4 reasons the price of cooking oil has skyrocketed and what you can do about it
The price of cooking oil has skyrocketed. Religious texts often refer to drought, famine, plague and pestilence as bringing on the end of times. Restaurants may be feeling like it is the end of times. They’ve dealt with plague (the pandemic), drought (affecting crops like palm oil, sunflower oil, soybean oil), famine (feeding the hungry in China as they demand better foodstuffs) and pestilence (a stretch perhaps, but the murderous attack on Ukraine). All these are conspiring to raise the price of the most widely used cooking oils: soybean, palm, sunflower and rapeseed.
Let’s examine the factors and talk about solutions
Droughts, brought on by climate change, have reduced the yields of crops used to manufacture cooking oil. A drought in Canada pushed cooking oil prices higher due to lower production of rapeseed in 2020/2021. Dry weather in South America drove the cost of cooking oil higher by constraining the production of soybeans.
Pandemic restrictions temporarily reduced the demand for cooking oil but exacerbated supply issues through the disruption of supply chains and strained labor markets. Malaysia produces 25% of the world’s supply of palm oil but production has been disrupted by pandemic induced labor shortages.
Indonesia produces nearly 60% of the world’s supply of palm oil. In the face of potential shortages, the Indonesian President banned exports of palm oil to insure Indonesians had sufficient supplies, driving up further the high price of cooking oil. According to the WWF palm oil is so widely used that it is in 50% of all packaged foods sold in supermarkets along with deodorant, shampoo, toothpaste and lipstick.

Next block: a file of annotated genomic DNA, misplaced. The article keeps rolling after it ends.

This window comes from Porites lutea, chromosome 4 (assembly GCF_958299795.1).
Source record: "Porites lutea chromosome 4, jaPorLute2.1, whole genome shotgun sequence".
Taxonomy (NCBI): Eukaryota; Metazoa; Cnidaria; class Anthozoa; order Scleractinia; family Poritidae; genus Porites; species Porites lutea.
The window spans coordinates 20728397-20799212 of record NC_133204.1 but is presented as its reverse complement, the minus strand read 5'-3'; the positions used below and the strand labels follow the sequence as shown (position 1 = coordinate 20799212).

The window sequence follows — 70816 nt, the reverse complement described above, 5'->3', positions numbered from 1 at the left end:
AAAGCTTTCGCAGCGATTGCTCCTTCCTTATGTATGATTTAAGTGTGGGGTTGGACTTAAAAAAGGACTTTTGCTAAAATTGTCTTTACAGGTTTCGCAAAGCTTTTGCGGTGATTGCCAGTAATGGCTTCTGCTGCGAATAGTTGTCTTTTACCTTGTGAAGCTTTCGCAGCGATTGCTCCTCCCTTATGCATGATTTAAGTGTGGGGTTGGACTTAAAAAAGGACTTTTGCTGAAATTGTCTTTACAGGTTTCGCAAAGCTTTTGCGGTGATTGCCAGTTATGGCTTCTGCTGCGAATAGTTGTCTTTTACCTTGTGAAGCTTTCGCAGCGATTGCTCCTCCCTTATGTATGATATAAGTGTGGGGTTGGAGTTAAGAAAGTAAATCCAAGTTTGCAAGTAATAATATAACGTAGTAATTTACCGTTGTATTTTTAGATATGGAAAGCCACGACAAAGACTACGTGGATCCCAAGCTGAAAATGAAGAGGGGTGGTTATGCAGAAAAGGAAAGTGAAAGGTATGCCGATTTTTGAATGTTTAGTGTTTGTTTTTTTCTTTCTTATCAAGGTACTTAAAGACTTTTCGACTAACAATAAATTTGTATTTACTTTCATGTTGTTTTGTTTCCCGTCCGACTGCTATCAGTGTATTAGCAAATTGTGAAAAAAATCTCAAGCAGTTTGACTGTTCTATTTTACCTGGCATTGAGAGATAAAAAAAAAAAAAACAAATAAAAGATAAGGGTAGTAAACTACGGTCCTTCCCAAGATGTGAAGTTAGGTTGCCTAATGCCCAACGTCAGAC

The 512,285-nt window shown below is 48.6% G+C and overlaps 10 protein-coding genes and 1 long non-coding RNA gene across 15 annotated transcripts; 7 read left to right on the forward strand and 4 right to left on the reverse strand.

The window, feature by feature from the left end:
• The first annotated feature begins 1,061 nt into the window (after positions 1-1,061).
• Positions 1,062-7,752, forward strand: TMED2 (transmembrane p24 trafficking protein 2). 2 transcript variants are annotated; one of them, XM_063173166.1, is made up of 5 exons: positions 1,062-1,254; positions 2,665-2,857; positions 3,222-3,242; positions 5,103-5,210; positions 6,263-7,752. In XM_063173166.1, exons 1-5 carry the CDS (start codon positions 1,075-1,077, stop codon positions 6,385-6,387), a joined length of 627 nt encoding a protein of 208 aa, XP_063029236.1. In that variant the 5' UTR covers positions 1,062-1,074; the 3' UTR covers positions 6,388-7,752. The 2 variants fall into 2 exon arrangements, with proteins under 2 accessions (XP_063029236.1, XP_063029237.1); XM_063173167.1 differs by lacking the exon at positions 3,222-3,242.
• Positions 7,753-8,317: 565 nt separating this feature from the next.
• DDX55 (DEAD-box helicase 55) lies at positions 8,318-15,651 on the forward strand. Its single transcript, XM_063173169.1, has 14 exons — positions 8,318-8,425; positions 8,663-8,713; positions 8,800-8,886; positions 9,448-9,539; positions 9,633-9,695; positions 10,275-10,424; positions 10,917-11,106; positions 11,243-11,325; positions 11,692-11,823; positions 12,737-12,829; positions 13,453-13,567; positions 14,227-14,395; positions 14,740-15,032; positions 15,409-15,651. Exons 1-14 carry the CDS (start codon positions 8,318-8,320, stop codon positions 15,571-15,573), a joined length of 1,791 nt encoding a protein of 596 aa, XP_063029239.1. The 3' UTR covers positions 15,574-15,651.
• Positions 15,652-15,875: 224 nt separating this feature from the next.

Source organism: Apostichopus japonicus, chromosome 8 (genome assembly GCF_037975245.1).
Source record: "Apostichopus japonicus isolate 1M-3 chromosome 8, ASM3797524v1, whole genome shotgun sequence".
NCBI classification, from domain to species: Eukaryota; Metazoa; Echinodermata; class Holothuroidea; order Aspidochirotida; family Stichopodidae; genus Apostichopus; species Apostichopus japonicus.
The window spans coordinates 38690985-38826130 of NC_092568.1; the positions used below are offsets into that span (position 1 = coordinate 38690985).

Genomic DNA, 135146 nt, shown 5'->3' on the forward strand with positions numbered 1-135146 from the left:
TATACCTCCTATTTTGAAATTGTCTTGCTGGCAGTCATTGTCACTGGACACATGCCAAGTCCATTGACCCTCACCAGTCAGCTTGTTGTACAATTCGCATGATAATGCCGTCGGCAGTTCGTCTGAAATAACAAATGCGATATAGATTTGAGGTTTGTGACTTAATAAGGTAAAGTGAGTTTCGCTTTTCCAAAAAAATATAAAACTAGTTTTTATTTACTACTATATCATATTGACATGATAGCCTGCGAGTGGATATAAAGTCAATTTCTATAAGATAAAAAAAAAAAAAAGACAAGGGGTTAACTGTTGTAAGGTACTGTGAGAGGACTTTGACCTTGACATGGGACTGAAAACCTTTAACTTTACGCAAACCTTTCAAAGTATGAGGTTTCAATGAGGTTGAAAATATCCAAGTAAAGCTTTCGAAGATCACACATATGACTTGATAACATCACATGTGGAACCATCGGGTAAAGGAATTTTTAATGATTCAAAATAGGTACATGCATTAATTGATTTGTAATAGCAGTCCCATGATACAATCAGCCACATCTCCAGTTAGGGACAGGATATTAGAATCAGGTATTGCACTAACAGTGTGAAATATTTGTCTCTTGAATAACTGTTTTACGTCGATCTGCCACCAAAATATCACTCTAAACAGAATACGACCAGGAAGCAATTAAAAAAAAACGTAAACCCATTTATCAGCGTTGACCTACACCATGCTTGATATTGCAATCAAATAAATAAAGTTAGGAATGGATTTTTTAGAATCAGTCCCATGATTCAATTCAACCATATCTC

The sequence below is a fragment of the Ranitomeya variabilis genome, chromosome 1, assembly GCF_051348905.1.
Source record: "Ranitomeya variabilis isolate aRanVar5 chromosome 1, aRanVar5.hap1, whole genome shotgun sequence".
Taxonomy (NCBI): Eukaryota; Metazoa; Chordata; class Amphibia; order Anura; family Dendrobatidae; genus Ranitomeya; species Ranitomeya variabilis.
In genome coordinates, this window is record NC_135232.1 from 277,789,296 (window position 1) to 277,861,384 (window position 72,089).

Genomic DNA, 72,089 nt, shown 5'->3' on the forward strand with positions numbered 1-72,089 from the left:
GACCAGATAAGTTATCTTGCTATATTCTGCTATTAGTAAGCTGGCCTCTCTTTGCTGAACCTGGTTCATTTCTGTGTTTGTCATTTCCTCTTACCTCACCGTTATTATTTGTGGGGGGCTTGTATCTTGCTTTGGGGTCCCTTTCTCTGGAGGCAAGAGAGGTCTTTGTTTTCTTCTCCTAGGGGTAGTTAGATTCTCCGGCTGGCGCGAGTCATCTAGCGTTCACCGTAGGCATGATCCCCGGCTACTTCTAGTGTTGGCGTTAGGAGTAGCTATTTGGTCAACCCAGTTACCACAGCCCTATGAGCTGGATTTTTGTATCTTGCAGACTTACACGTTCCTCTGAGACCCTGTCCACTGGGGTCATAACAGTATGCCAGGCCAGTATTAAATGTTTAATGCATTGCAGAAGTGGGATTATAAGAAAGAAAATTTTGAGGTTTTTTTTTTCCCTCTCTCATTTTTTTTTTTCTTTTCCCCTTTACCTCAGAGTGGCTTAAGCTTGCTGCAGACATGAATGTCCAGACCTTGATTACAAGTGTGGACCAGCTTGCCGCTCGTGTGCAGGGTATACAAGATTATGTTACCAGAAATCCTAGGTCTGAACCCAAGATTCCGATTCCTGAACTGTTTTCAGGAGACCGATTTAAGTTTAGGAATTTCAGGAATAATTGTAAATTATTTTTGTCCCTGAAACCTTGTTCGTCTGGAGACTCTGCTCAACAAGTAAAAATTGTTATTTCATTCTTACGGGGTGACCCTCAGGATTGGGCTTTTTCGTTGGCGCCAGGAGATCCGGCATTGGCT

The world has made very little progress in moving to sustainably raised palm oil. Current practices result in massive deforestation contributing further to climate change (drought).
The pandemic caused a huge outflow of labor from Indonesia and Malaysia which was exacerbated by government policy.
Ukraine produces half of the world’s supply of sunflower oil and Russia one quarter of the worlds’ supply. England reports that thousands of fish and chips shops may have to close their doors. The Russian army descended like a cloud of locusts on Ukraine wreaking havoc on the supply of sunflower oil.
As nations like China become wealthier their population demands more and better food which translates into more demand for cooking oil. While China’s population growth may peak in 2022 there are still 1.4 billion people to feed. A constrained supply coupled with higher demand
Is a perfect combination for higher prices and shortages. Supermarkets in the UK, Spain and Italy have already placed purchase limits on cooking oil due to shortages. There have been protests in Indonesia over the availability and price of cooking oil. Demand for rapeseed has skyrocketed as Chinese traders scour the world to meet the demand for food from a large and growing population demanding better and more modern foods.
The price of cooking oil has skyrocketed-what you can do about it?
The price of cooking oil has skyrocketed and the perfect storm of conditions that caused it will not recede quickly even if the war in Ukraine abates.
However, there are steps restaurants can take to survive this storm and keep their businesses healthy.
- Filter oil regularly. Restaurants can save up to 50% on the cost of oil by filtering.
- Do not season over the fryer baskets. Salt and seasoning destroys oil.
- Turn off fryers and rest them when not in use.
- Polish oil. It extends the life of cooking oi
A restaurant can save at least 50% on the cost of oil employing these steps.